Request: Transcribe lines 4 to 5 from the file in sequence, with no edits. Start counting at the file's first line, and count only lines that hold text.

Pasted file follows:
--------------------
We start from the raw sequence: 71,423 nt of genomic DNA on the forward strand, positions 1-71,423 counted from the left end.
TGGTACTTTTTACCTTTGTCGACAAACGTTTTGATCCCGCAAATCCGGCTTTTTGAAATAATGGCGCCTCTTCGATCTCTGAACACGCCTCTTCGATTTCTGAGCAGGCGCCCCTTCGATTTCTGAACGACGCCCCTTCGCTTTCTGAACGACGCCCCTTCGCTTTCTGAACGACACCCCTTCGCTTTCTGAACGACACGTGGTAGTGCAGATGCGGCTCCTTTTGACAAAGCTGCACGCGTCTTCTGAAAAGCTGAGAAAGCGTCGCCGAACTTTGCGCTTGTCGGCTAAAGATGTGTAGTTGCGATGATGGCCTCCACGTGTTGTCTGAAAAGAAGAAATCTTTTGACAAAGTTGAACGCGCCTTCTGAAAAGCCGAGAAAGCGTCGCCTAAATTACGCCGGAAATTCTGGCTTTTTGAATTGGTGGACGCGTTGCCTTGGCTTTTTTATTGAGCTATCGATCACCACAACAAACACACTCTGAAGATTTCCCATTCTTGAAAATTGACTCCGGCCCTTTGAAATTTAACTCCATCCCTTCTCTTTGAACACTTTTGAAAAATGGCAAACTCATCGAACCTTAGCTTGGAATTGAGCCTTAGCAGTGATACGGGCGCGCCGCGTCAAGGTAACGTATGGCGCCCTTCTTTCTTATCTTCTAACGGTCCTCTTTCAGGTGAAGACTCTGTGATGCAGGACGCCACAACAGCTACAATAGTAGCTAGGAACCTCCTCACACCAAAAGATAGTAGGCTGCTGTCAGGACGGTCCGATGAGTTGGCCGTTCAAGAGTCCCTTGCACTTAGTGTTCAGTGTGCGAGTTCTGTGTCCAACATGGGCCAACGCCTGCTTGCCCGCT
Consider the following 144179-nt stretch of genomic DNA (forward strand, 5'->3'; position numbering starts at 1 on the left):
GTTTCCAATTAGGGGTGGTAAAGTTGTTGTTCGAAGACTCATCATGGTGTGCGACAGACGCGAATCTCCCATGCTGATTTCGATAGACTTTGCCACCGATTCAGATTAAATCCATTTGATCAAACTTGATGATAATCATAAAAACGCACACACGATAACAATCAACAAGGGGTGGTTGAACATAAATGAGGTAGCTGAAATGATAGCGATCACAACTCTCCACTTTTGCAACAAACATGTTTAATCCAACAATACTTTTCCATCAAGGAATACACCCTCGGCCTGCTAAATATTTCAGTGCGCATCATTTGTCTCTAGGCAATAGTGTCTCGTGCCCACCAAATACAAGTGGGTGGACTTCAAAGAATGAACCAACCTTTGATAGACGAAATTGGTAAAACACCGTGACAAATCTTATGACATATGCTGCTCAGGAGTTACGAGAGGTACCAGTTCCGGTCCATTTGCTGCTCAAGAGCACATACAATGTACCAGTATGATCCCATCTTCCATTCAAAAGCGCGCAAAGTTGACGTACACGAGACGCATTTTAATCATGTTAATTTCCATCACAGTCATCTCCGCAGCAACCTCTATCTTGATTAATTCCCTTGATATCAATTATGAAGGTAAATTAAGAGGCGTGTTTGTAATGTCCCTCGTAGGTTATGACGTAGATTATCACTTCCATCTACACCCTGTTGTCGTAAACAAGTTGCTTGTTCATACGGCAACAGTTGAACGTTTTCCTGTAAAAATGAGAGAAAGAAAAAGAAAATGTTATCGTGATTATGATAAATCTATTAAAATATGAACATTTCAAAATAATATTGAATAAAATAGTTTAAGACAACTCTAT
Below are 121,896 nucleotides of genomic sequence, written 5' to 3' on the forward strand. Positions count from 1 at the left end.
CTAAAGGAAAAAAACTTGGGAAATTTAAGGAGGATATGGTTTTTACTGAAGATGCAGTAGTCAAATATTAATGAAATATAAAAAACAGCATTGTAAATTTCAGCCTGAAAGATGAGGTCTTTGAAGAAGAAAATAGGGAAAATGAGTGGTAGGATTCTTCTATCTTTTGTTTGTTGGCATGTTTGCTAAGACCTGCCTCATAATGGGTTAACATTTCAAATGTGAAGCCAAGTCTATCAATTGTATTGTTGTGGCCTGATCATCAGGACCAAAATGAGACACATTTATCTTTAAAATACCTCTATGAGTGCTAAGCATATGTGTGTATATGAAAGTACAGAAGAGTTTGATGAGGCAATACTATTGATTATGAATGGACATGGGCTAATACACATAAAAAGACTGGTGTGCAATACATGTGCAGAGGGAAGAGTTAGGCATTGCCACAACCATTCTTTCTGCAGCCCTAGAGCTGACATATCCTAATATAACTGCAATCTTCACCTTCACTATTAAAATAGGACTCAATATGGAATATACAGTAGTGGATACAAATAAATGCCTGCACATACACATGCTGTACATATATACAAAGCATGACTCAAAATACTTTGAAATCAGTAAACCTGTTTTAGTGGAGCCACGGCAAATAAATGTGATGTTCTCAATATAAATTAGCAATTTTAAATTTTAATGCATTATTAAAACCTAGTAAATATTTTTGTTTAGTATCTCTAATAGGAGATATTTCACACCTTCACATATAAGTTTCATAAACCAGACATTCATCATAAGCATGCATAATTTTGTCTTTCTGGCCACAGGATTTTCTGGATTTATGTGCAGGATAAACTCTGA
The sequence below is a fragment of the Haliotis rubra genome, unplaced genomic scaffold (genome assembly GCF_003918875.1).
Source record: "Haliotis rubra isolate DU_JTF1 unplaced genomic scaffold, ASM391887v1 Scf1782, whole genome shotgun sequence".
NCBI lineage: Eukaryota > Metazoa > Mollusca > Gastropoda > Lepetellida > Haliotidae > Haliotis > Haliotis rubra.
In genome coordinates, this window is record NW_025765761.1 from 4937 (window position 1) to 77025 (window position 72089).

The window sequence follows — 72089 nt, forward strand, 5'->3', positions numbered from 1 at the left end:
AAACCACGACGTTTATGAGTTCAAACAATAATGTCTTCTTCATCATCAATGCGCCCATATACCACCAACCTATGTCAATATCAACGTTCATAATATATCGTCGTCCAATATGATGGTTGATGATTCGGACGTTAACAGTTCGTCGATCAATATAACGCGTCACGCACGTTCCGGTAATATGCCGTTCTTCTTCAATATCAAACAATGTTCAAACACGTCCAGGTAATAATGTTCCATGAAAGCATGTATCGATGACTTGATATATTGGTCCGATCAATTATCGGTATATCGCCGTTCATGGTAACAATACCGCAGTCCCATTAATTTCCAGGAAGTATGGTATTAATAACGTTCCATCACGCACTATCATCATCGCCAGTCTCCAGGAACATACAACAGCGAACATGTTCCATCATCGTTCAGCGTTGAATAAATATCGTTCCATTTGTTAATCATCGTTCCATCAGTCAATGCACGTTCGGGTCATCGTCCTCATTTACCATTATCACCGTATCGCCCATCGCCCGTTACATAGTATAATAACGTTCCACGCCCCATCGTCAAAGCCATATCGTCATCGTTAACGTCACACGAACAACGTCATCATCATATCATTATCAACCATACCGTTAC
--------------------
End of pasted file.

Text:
GTTTCCAATTAGGGGTGGTAAAGTTGTTGTTCGAAGACTCATCATGGTGTGCGACAGACGCGAATCTCCCATGCTGATTTCGATAGACTTTGCCACCGATTCAGATTAAATCCATTTGATCAAACTTGATGATAATCATAAAAACGCACACACGATAACAATCAACAAGGGGTGGTTGAACATAAATGAGGTAGCTGAAATGATAGCGATCACAACTCTCCACTTTTGCAACAAACATGTTTAATCCAACAATACTTTTCCATCAAGGAATACACCCTCGGCCTGCTAAATATTTCAGTGCGCATCATTTGTCTCTAGGCAATAGTGTCTCGTGCCCACCAAATACAAGTGGGTGGACTTCAAAGAATGAACCAACCTTTGATAGACGAAATTGGTAAAACACCGTGACAAATCTTATGACATATGCTGCTCAGGAGTTACGAGAGGTACCAGTTCCGGTCCATTTGCTGCTCAAGAGCACATACAATGTACCAGTATGATCCCATCTTCCATTCAAAAGCGCGCAAAGTTGACGTACACGAGACGCATTTTAATCATGTTAATTTCCATCACAGTCATCTCCGCAGCAACCTCTATCTTGATTAATTCCCTTGATATCAATTATGAAGGTAAATTAAGAGGCGTGTTTGTAATGTCCCTCGTAGGTTATGACGTAGATTATCACTTCCATCTACACCCTGTTGTCGTAAACAAGTTGCTTGTTCATACGGCAACAGTTGAACGTTTTCCTGTAAAAATGAGAGAAAGAAAAAGAAAATGTTATCGTGATTATGATAAATCTATTAAAATATGAACATTTCAAAATAATATTGAATAAAATAGTTTAAGACAACTCTAT
Below are 121,896 nucleotides of genomic sequence, written 5' to 3' on the forward strand. Positions count from 1 at the left end.